Ever since the referendum, we have seen dire warnings that London risks losing its place as a global business hub.
We have read countless stories of other European cities pitching for our international financial services sector, and there are now concerns that the continental courts are gearing up for an assault on its preeminent status for global commercial litigation too.
These were stoked in January when the European Commission circulated a notice warning of the impact of Brexit on cross-border disputes – implying that litigation could move away from the UK.
Other jurisdictions have already taken steps by setting up and promoting English-speaking international commercial courts. The day after Article 50 was invoked, the minister of justice in Hesse, Germany announced an initiative encouraging Frankfurt to become the hub for EU litigation.
Amsterdam, Brussels, Dublin and Paris have also established or are establishing English-language courts to hear commercial disputes.
So could London be overtaken by one of the EU27?
The short answer is no, or rather not yet. There is a long way to go for our European neighbours to close the gap.
Figures show London commercial courts becoming ever stronger. Last year, there were 258 cases heard – up 63 per cent from 2017 – and of over 1,000 litigants, the majority were from Europe.
The number of EU litigants in UK courts has actually doubled since the referendum, and the preeminence of English law in cross-border contracts and the regard in which the UK judiciary is held are key to this competitive advantage.
So while other European courts would love to steal London’s crown, there are no signs of this ambition being realised at present.
Of course, a critical component in how attractive our courts are to foreign litigants is the reciprocal enforcement of judgments in the EU. And the future of that is a major uncertainty thanks to Brexit.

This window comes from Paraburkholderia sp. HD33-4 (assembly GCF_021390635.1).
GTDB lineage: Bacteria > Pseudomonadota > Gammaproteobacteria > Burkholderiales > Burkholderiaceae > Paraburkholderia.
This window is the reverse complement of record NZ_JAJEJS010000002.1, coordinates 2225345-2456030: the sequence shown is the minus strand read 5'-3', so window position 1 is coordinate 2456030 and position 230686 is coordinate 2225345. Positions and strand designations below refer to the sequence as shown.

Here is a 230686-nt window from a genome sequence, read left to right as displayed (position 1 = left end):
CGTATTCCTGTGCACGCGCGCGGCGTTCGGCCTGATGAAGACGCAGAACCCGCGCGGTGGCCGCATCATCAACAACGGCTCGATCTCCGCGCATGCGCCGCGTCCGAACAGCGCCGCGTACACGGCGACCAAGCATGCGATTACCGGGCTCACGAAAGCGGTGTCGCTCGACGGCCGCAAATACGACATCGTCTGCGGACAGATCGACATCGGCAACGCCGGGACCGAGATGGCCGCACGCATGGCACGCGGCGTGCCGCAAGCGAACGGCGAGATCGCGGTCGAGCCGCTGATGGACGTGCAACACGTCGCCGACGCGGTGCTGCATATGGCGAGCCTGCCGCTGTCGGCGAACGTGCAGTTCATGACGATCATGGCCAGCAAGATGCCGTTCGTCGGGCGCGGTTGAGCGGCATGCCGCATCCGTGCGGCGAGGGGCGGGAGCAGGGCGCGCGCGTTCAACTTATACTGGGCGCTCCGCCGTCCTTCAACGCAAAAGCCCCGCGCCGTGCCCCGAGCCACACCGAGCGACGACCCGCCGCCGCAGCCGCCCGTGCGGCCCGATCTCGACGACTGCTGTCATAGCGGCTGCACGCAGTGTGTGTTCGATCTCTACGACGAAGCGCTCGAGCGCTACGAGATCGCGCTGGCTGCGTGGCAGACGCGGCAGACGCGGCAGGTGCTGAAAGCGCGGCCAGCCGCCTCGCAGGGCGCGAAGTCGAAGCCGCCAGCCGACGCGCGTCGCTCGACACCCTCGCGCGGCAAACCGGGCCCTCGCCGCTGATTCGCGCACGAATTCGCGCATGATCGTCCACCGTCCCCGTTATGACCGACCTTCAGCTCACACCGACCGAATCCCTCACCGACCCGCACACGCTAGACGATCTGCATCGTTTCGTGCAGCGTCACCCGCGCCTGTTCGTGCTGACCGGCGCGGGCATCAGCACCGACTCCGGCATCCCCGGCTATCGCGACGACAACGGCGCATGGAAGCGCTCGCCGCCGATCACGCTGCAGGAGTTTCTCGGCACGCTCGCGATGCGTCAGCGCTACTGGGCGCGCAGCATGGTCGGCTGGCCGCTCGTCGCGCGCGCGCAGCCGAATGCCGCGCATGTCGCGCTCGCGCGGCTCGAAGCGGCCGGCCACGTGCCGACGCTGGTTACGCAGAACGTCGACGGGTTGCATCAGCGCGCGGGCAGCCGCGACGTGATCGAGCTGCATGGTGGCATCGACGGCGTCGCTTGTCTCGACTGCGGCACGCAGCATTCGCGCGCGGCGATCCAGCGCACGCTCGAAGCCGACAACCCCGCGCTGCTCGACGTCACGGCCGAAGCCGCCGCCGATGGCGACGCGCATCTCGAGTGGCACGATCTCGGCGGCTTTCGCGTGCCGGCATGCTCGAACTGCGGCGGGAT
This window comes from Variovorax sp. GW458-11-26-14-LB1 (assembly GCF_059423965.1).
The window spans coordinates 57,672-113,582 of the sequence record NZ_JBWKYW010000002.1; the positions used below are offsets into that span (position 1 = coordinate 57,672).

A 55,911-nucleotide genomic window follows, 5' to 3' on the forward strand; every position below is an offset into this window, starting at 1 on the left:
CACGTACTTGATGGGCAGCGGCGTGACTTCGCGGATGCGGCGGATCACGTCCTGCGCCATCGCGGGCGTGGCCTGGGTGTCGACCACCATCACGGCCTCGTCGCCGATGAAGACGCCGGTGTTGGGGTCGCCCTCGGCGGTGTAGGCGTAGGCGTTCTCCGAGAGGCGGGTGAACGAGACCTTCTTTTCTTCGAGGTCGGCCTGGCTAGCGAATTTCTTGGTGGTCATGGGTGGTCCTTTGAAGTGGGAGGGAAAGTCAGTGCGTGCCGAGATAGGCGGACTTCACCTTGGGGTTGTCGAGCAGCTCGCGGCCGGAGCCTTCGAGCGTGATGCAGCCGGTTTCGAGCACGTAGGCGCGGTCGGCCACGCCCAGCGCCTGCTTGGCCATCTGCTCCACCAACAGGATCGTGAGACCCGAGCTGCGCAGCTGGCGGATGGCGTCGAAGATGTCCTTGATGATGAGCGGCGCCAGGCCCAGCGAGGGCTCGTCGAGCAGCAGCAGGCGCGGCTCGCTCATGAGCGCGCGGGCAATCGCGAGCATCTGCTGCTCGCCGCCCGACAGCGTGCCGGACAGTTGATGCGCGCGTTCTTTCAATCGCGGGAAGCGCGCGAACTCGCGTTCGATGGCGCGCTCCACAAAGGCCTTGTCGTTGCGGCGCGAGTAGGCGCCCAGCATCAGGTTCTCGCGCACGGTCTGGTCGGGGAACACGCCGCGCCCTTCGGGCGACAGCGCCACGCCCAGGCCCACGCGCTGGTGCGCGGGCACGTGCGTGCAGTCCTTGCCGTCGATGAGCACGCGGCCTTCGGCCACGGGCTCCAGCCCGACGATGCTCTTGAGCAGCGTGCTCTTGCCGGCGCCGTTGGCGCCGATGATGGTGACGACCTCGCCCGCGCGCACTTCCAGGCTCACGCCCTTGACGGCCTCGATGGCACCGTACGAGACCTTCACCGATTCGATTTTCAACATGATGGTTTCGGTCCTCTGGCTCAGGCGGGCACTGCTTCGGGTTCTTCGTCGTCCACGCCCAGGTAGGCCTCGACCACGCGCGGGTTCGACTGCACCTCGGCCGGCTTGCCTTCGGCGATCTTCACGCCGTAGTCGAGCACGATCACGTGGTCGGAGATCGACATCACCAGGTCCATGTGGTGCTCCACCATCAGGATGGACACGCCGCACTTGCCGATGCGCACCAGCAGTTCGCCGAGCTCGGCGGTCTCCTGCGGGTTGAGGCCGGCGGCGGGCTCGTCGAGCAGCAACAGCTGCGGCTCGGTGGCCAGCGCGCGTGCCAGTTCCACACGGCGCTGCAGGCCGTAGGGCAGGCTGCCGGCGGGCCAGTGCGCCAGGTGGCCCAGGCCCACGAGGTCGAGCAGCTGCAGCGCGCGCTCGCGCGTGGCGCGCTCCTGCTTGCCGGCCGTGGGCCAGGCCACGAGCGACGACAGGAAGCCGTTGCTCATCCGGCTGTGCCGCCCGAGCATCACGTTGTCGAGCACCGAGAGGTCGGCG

But the sector should be careful not to let Brexit distract from the other ways that the landscape is changing.
Critically, the nature of disputes is evolving at breakneck pace. Cases already involve handling huge amounts of data, and this is only set to increase.
This means that courts and law firms need both technology capable of processing huge amounts of data, and the right procedures and practices to ensure that this is done efficiently and effectively. It will also demand suitably skilled people.
European courts enviously eyeing London’s status could invest heavily in making themselves a viable alternative. UK law firms are already leading the way in investing in artificial intelligence and other technology, but new, innovative solutions will be required to ensure that the litigation process can control the data, and not the other way round.
Then there is the issue of how litigation is now funded. The boom in litigation finance has been game-changing, both offering access to justice for those who might otherwise not afford it, and offering larger companies the ability to pursue litigation while keeping the risk off the balance sheet.
It is precisely these innovations that will enable London to remain the preeminent international commercial court.
But there are balances to be struck. Defendants must continue to be protected from unmeritorious claims, nuisance litigation, and irrecoverable costs as the growing body of law in this area develops. There must be due scrutiny on the influence of funders, with proper support for those setting high standards and redress against those who don’t.
It is vital to get this balance right in order to maintain London’s position in this market.
Brexit presents serious challenges, but London’s prestige is, for the moment, affirmed. However, the status of London’s courts has been built on its reputation for quality, fairness and justice. Maintaining it will mean looking to the future, not the past.